A bright green glow definitely can draw attention.
So goes the thinking of Kazunori Koide who's developed a fluorescent solution dubbed "Pittsburgh Green" to detect rare but toxic metals including palladium, platinum and mercury.
Now the University of Pittsburgh associate professor of chemistry and his research team have created a similar fluorescent marker to detect even minute levels of ozone.
The latest research brightens Dr. Koide's earlier success by offering a potential means to signal ozone levels in the atmosphere that can cause respiratory problems in people with asthma. There's a direct correlation, he said, between ozone levels and emergency room visits.
Dr. Koide's fluorescent markers for palladium, platinum and mercury already are in various stages of development and use.
His ultimate goal is a separate fluorescent marker that signals the earliest gene expression of disease in the body. But that goal, Dr. Koide said, is "extremely ambitious and very competitive."
"It's been somewhat successful," he said. "We're on the right track, but it's not ready for prime time. Many other people are in the process of developing such a technology."
For now, his team, including researchers in Pitt's Graduate School of Public Health, have published a report in Nature Chemistry describing their simple, fast-acting detector that could be used in a consumer device, such as a badge, to measure surrounding ozone.
Another use could be a laboratory test to track ozone's role in the immune system.
"Dr. Koide is a terrific scientist -- A plus," said Dr. Bruce Pitt, chairman of the Department of Environmental and Occupational Health at Pitt's Graduate School of Public Health, who worked with the chemist on the ozone research. "He's great and he's cooking. He works fast, and he's goal-oriented."
He said Dr. Koide also is a rare chemist capable of working in the biomedical field.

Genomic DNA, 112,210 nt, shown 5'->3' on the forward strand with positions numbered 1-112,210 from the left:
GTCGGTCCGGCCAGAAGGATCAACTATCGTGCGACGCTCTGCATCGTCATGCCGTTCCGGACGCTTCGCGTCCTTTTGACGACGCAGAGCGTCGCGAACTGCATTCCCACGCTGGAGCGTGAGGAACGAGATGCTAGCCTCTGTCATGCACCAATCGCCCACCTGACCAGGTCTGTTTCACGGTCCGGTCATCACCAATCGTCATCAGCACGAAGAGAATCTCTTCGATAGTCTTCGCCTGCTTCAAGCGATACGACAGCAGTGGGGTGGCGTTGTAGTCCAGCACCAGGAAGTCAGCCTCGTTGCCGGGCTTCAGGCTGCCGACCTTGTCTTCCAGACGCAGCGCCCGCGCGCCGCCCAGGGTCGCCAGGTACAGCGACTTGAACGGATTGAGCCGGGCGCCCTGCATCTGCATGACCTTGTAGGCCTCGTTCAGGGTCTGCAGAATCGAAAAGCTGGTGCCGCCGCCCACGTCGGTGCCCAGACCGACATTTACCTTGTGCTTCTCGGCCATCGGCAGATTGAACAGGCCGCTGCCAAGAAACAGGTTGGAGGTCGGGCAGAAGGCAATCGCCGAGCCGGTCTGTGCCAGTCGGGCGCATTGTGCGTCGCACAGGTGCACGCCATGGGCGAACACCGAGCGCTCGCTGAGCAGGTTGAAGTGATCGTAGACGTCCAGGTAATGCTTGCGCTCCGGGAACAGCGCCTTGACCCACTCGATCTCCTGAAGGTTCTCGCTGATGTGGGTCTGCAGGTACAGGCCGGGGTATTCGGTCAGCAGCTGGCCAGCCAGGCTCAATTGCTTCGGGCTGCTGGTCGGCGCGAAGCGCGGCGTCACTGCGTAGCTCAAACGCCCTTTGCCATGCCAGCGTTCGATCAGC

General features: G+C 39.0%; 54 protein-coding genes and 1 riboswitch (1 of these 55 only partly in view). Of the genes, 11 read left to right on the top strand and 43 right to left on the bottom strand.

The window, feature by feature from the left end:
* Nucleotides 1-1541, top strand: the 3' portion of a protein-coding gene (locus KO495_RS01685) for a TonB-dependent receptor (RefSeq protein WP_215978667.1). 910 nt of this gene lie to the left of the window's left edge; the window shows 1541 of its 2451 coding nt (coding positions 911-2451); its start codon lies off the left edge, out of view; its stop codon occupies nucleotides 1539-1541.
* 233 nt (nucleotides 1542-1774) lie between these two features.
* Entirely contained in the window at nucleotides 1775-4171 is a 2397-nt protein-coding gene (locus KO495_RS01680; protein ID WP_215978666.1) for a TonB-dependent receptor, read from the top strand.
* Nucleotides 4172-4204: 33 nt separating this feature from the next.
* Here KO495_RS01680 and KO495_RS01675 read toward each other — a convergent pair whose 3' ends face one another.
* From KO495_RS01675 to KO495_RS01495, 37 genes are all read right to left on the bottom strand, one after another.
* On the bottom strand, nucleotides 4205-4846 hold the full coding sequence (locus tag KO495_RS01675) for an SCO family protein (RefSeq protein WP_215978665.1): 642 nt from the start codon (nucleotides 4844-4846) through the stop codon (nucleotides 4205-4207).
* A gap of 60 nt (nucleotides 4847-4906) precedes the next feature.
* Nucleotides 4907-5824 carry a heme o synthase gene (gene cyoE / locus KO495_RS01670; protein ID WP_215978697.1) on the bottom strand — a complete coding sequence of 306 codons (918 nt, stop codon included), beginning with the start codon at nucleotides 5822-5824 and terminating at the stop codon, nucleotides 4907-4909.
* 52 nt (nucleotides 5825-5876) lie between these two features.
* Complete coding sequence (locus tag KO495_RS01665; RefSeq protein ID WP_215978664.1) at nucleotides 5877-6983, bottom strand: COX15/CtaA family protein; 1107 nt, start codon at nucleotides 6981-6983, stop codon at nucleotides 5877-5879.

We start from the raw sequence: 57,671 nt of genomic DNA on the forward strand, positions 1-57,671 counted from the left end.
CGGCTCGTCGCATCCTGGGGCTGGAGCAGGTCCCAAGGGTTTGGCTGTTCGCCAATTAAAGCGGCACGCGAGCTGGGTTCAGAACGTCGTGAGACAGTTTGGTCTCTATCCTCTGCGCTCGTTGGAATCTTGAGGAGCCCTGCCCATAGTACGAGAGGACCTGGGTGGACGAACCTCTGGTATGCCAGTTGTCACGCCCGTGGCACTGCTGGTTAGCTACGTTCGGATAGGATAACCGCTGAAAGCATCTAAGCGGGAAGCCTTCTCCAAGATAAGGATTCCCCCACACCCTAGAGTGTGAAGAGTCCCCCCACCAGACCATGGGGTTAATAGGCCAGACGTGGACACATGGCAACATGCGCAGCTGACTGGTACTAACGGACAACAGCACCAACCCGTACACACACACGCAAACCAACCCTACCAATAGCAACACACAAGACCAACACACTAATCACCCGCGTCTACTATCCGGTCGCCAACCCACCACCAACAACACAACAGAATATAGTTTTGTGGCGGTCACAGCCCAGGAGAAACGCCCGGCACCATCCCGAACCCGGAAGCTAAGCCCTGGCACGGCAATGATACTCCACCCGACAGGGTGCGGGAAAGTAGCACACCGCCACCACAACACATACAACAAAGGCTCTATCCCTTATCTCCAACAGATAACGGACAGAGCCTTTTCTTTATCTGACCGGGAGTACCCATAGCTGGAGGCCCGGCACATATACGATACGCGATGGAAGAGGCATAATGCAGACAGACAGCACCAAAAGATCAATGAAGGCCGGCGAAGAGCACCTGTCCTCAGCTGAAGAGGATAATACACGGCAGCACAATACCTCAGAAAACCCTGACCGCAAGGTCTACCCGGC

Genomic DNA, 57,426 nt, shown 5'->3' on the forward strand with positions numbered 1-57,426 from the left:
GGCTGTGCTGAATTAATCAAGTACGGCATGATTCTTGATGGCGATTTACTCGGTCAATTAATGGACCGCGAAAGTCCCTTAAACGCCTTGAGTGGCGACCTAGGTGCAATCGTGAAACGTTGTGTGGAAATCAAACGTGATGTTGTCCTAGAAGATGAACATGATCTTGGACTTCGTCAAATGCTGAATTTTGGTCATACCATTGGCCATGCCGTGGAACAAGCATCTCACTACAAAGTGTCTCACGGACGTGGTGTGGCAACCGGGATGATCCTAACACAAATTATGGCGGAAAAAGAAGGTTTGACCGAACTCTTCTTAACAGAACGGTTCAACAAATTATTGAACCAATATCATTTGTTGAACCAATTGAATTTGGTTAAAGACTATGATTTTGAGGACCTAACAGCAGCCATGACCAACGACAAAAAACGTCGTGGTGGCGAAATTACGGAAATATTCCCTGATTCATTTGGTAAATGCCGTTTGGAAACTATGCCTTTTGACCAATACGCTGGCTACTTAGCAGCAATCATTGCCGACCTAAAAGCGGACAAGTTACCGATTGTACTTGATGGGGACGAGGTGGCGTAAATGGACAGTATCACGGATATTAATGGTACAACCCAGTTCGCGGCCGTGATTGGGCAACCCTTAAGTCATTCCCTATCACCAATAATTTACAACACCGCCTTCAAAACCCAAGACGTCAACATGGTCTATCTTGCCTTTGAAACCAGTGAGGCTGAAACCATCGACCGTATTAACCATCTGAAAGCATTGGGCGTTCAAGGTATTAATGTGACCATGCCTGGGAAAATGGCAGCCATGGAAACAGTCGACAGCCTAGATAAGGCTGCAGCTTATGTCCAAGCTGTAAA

Dr. Koide, a native of Kawagoe, Japan, and Pitt professor since 2000, began developing drugs that activate genes while a post-doctoral fellow at Harvard.
But the sole readily available detection method measured only the final protein levels, rather than specific steps of gene activity. With piqued interest, he began working with the common fluorescent, known as fluorescein, to try marking the steps in gene expression.
He said green fluorescence is stable and easy to store in the laboratory.
But soon he turned his attention to detecting rare metals and ozone with Pittsburgh Green -- an altered form of fluorescein he created that glows when excited by a blue laser.
The process offers a fast, simple way to indicate the presence of elements that otherwise are hard to detect.
Essentially he attaches a blocking molecule to fluorescein to prevent fluorescence. Only palladium, platinum, mercury or ozone remove the specific fluorescein blocker, depending on which element the solution is designed to detect. When that element is present, the blocker is removed and the fluorescein glows green under laser light.
A mining company has shown interest in using his marker to detect palladium and platinum. Dr. Koide also is developing a fluorescent system to detect platinum in the blood to prevent toxicity from drugs containing the metal.
While his fluorescent marker can detect mercury levels at 8 parts per billion in waste water, he's refining the process to glow when exposed to as little as 2 parts per billion -- the upper federal limit for mercury in drinking water in the United States.
Current tests for mercury, he said, require time and sophisticated equipment. "We can do this in the field because we don't need any fancy instruments," he said.
A Canadian research team is using his system to test for mercury in fish. Various parties have indicated interest in commercial and laboratory applications of his research.
David Templeton can be reached at email@example.com or 412-263-1578.